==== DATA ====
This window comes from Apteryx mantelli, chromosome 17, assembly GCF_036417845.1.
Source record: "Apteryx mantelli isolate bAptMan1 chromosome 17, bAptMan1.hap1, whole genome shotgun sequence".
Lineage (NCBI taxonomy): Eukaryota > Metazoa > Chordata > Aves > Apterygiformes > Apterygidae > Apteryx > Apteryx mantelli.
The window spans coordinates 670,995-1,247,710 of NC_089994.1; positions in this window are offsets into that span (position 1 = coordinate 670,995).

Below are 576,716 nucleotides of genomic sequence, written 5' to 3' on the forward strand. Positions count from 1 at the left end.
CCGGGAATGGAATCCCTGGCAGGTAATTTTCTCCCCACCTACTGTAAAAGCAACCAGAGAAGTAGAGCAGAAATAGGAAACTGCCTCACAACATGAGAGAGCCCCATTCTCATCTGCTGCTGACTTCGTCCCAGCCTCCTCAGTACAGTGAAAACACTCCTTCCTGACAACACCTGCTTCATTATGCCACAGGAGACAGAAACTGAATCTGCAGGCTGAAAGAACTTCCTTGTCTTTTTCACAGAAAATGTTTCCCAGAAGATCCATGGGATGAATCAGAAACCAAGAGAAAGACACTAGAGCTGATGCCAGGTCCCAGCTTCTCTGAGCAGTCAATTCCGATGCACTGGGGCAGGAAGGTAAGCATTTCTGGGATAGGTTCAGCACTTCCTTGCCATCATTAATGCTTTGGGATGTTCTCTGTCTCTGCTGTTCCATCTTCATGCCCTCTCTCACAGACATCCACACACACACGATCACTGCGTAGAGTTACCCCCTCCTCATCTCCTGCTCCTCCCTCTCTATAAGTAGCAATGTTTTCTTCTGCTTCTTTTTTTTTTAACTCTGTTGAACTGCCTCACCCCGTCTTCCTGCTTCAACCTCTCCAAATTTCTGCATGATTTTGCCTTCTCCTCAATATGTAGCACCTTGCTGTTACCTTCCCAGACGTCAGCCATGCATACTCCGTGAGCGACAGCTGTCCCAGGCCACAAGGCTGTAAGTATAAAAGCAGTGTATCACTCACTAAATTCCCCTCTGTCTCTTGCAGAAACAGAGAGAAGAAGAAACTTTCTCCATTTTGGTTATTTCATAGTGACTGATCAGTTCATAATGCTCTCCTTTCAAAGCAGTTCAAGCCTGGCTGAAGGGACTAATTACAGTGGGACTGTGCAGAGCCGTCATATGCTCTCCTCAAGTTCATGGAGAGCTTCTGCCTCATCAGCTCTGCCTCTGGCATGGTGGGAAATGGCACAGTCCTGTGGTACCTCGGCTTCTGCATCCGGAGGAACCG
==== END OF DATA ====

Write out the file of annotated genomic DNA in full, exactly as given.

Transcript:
This window comes from Apteryx mantelli, chromosome 17, assembly GCF_036417845.1.
Source record: "Apteryx mantelli isolate bAptMan1 chromosome 17, bAptMan1.hap1, whole genome shotgun sequence".
Lineage (NCBI taxonomy): Eukaryota > Metazoa > Chordata > Aves > Apterygiformes > Apterygidae > Apteryx > Apteryx mantelli.
The window spans coordinates 670,995-1,247,710 of NC_089994.1; positions in this window are offsets into that span (position 1 = coordinate 670,995).

Below are 576,716 nucleotides of genomic sequence, written 5' to 3' on the forward strand. Positions count from 1 at the left end.
CCGGGAATGGAATCCCTGGCAGGTAATTTTCTCCCCACCTACTGTAAAAGCAACCAGAGAAGTAGAGCAGAAATAGGAAACTGCCTCACAACATGAGAGAGCCCCATTCTCATCTGCTGCTGACTTCGTCCCAGCCTCCTCAGTACAGTGAAAACACTCCTTCCTGACAACACCTGCTTCATTATGCCACAGGAGACAGAAACTGAATCTGCAGGCTGAAAGAACTTCCTTGTCTTTTTCACAGAAAATGTTTCCCAGAAGATCCATGGGATGAATCAGAAACCAAGAGAAAGACACTAGAGCTGATGCCAGGTCCCAGCTTCTCTGAGCAGTCAATTCCGATGCACTGGGGCAGGAAGGTAAGCATTTCTGGGATAGGTTCAGCACTTCCTTGCCATCATTAATGCTTTGGGATGTTCTCTGTCTCTGCTGTTCCATCTTCATGCCCTCTCTCACAGACATCCACACACACACGATCACTGCGTAGAGTTACCCCCTCCTCATCTCCTGCTCCTCCCTCTCTATAAGTAGCAATGTTTTCTTCTGCTTCTTTTTTTTTTAACTCTGTTGAACTGCCTCACCCCGTCTTCCTGCTTCAACCTCTCCAAATTTCTGCATGATTTTGCCTTCTCCTCAATATGTAGCACCTTGCTGTTACCTTCCCAGACGTCAGCCATGCATACTCCGTGAGCGACAGCTGTCCCAGGCCACAAGGCTGTAAGTATAAAAGCAGTGTATCACTCACTAAATTCCCCTCTGTCTCTTGCAGAAACAGAGAGAAGAAGAAACTTTCTCCATTTTGGTTATTTCATAGTGACTGATCAGTTCATAATGCTCTCCTTTCAAAGCAGTTCAAGCCTGGCTGAAGGGACTAATTACAGTGGGACTGTGCAGAGCCGTCATATGCTCTCCTCAAGTTCATGGAGAGCTTCTGCCTCATCAGCTCTGCCTCTGGCATGGTGGGAAATGGCACAGTCCTGTGGTACCTCGGCTTCTGCATCCGGAGGAACCG